Neither Red Bull's Max Verstappen nor Ferrari's Kimi Raikkonen could say the same about their cars. Verstappen's lost power about halfway through the race, which he attributed to a gearbox issue. Raikkonen's was foiled not by mechanical error as much as by human error. He pitted for a routine tire change but drove off with a wheel gun still attached to his rear wheel and the wheel not fully attached to the car. He knew immediately something was up and stopped at the end of pit lane to wait for his pit crew to come and roll him back to his pit box where the problem could be fixed. He waited in vain. His pit crew never arrived. His race was done. His car slowly rolled backwards into pit lane all by itself with the help of gravity, and he exited in fury.

For my part, watching from the grandstand off the starting grid, the race was uneventful. Hamilton grabbed the lead from the earliest and never relinquished it. Daniel Ricciardo of Red Bull once again had a fine performance and for a while was firmly positioned in second place between Hamilton and Rosberg but when his Red Bull teammate Verstappen's transmission gave out, Ricciardo was doomed to third. Verstappen's problems brought out the Virtual Safety Car, giving Mercedes' Rosberg a free pit stop to change to quicker tires. Ricciardo would not be able to catch him now.

There is a steady drumbeat to the 56 lap event with leaderboard changes happening rapidly and sub-battles taking place lower on the grid. McLaren Honda's Fernando Alonso had one such battle against Williams' driver Felipe Massa. Alonso and Massa bumped, but no penalties were awarded to either team. As for the other Ferrari driver, Sebastian Vettel had a perfectly fine race, finishing fourth, confirming that Mercedes and Red Bull are just faster.

The pre-race ceremony combined Texas pomp and circumstance with a performance by the University of Texas Marching Band and a visit from the Dallas Cowboy Cheerleaders. There were also other races staged earlier in the morning, a Porsche Super Cup race and a Masters Historic race featuring very loud versions of F1 cars from the 1970s and '80s. As I say, it was a fun event all in all. Here are some photos.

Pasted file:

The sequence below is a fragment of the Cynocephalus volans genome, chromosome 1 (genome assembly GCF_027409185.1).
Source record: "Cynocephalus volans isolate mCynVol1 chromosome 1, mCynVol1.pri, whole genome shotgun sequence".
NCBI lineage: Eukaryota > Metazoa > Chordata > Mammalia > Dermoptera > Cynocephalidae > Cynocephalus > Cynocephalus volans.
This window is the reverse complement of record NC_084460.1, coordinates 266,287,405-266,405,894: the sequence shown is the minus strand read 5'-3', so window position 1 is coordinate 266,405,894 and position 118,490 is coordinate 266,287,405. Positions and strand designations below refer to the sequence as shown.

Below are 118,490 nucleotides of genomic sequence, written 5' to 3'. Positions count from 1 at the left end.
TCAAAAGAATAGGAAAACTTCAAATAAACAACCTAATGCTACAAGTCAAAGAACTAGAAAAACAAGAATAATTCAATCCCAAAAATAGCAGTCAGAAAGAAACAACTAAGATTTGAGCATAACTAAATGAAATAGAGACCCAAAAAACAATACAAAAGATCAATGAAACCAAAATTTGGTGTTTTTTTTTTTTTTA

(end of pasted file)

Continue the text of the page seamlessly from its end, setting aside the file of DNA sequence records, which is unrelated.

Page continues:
The cars are on the starting grid

TV makes following the race easy

There's aways a crowd

With on a few laps to go, the cars make the final turn onto the home straight


Pre-race jumble as the Haas team gets ready

Burnt orange

Yup, Dallas Cowboy Cheerleaders


Now that's a camera

There are even some nice cars in the parking lot: McLaren 650S

Saturday, October 22, 2016

Formula 1 qualifying, Circuit of the Americas, Austin, Texas

It was an amazing day at the Circuit of the Americas in Austin, Texas. Qualifying for tomorrow's U.S. Grand Prix was on, and the fans came out in force in spectacular weather, a cloudless sky, warm sunshine.

I had the chance to walk pit lane in a pre-qualifying event as the teams worked on their cars before heading out on track to establish the starting grid for Sunday's race.

Yes, the Mercedes team is still dominant much to Red Bull driver Daniel Ricciardo's dismay. Ricciardo was leading until the real drama broke out between the Mercedes' Lewis Hamilton and Nico Rosberg. Hamilton is trying to claw his way back into the season points lead against teammate Rosberg as the F1 season enters its final weeks. The two of them staged a 1, 2 finish today, with Hamilton besting Rosberg by only 0.2 seconds. (So good was today's driving in fact, the top four finishers -- Hamilton, Rosberg both of Mercedes, Ricciardo, Verstappen both of Red Bull -- were only separated by 0.7 seconds.)

But that wasn't it for me. The pleasure was just in being there, drinking it all in. I share my photos from today's qualifying at COTA for your enjoyment too ...

Pirelli knows, tires may look like rainbows but they are the whole story

Sebastian and Kimi

A nose without a tail



Pit row


The Haas Team makes its home debut

It's hard to imagine these cars are going about 200 m.p.h. 

Stay cool out there!